Creating a winning online exhibition – a guide for libraries, archives and museums. 1) Intro

    • An online collection is different from an online exhibit 0 the exhibit has a theme and text tying everything together, a collection is just a database of digitized stuff.
    • Five types of exhibit techniques
  1. aesthetic – organized around the beauty of objects
  2. emotive – designed to illicit an emotion in the viewer
  3. evocative – designed to create an atmosphere
  4. didactic – constructed to teach about something specific
  5. entertaining – presented just for fun

2) The idea

    • The idea behind an exhibition is what will set it apart from a random collection of objects or, in the case of an online exhibition, images
    • General topics for exhibits
  1. anniversaries of births, deaths or significant events in peoples lives
  2. notable events in the life of an institution or region
  3. specific materials from certain collections
  4. themes built around materials in the collection
  5. treasures
  6. work done by departments
  7. odd and unusual
    • Be sure to flesh out your idea fully! If you do not have the materials or staff support then it may be wise to no do the exhibit.

3) Executing the exhibition idea

    • Focus on the key elements of the idea, the objects and the script that will transform the idea into an exhibition.
    • Online exhibition planning process
  1. preparation of exhibit proposal
  2. proposal evaluation
  3. selection of objects
  4. drafting of the script
  5. preparation of objects
  6. exhibition design and web creation
  7. final editing
  8. additions, changes, corrections
    • A key component of any exhibition program (gallery or web) is a clear and well-defined exhibition policy.
    • Exhibition policy – lay out the mission and goals of the exhibit program and allow staff to understand what is expected in an exhibition program and how it fits in the institutions mission. Explains how exhibits contribute to outreach, how proposals are evaluated and by who and outlines staff responsibilities, standards and general formats that should be used in the exhibit.
    • Outline of an exhibition policy
  1. purpose
  2. content
  3. standards
  4. authority and responsibility
    • Elements of an exhibition proposal
  1. title and theme
  2. purpose
  3. audience
  4. design
  5. maintenance
  6. staff
  7. budget
  8. timeline
  9. preliminary object list
    • Exhibit organization methods
  1. object oriented
  2. systematic
  3. thematic
  4. organization by material type
  5. organization by multiple schemes
    • Try to maintain a coherent organization.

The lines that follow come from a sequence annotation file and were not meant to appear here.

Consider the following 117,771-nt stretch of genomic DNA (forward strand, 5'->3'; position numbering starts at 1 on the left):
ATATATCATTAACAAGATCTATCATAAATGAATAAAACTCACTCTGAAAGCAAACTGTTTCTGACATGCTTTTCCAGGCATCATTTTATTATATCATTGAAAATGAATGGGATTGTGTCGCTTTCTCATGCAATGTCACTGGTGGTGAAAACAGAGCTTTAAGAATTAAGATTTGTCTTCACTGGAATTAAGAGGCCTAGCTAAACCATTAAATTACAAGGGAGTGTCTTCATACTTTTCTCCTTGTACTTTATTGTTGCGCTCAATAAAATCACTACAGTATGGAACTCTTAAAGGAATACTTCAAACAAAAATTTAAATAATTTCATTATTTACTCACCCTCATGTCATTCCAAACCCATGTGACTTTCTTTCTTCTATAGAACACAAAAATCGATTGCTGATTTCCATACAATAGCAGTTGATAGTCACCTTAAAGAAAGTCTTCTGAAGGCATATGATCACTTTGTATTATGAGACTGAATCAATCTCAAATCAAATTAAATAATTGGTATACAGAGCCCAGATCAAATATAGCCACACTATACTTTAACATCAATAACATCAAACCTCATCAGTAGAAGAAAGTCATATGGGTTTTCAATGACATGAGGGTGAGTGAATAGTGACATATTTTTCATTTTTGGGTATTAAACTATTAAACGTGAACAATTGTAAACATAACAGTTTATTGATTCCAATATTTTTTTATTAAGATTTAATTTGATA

• Elements of an exhibit script
  1. narrative
  2. pull quotes
  3. object labels
  4. object captions
  5. statement of authorship or responsibility
  6. credits and acknowledgements
    • Basic information you must present for each object in an exhibit
  1. what it is
  2. where it is
  3. credit and copyright information

4) The staff

    • Staff members who should be involved in an online exhibit
  1. director
  2. curator
  3. designer
  4. technical staff
  5. conservator
  6. editor
  7. education consultant - they can make lesson plans or targeted reading lists for each age group.
  8. production staff
  9. other

5) Technical Issues - Digitizing

    • Save your scan as a TIF image first, and then make it into a first generation JPEG at the highest quality and same DPI.
    • For the web save your images at 72-75 DPI and as a high quality JPEG (level 7 in photo shop)
    • Full size image requirements for web pages
  1. portrait – 650 pixels on the top edge
  2. landscape – 1000 pixels on the top edge
    • Thumbnail size image requirements for web pages
  1. portrait – 150 pixels on top
  2. landscape – 250 pixels on top

6) Mark up languages

    • General discussion of XML and other markup languages

7) Programming, Scripting, Databases and Accessibility

    • Active serve pages (Microsoft ASP) cold fusion (allaire), FileMaker Pro and PHP allow you to utilize a database (like Access) and then, through a combination of HTML and other coding, connect the data in the database to generate on-the-fly web pages.
  • Accessibility
    • Take into consideration vision problems and color blindness. Samu Mielonen’s article “Color Blindness and Link Colors” is a good reference. Try to view your page through the Color Vision Simulator available from Visicheck before you launch it.
    • General principles for designing web pages
  1. use ALT tag for images to provide image descriptions
  2. provide text links for image maps and button/image links
  3. make text links meaningful – don’t use “click here”
    • Bobby is a tool from Josh Krieger of the Center for Applied Special Technology (CAST) that will look at your page and alert you to potential accessibility problems.

8) Design Design process

  1. problem analysis – what is the purpose and how will it be presented
  2. synthesis – after analysis, put all the pieces together and see what you get
  3. development – start experimenting on the web and save all of your versions
  4. revision
  5. finalization
    • Avoid horizontal scrolling and use a browser safe color palette.
    • Use style sheets!! They will manage your font style and size as well as screen size and other issues so that your information looks the same on all computers.
    • Use sans serif fonts (Helvetica) on your pages they are easier to read.
    • Use bold face sparingly to call attention to words. Try not to use italics because they are hard to read and DO NOT underline text, people will think it is a hyperlink.
    • Do not use too many hyperlinks.
    • Provide metadata access points for your web page so that browsers can find you in search engines.

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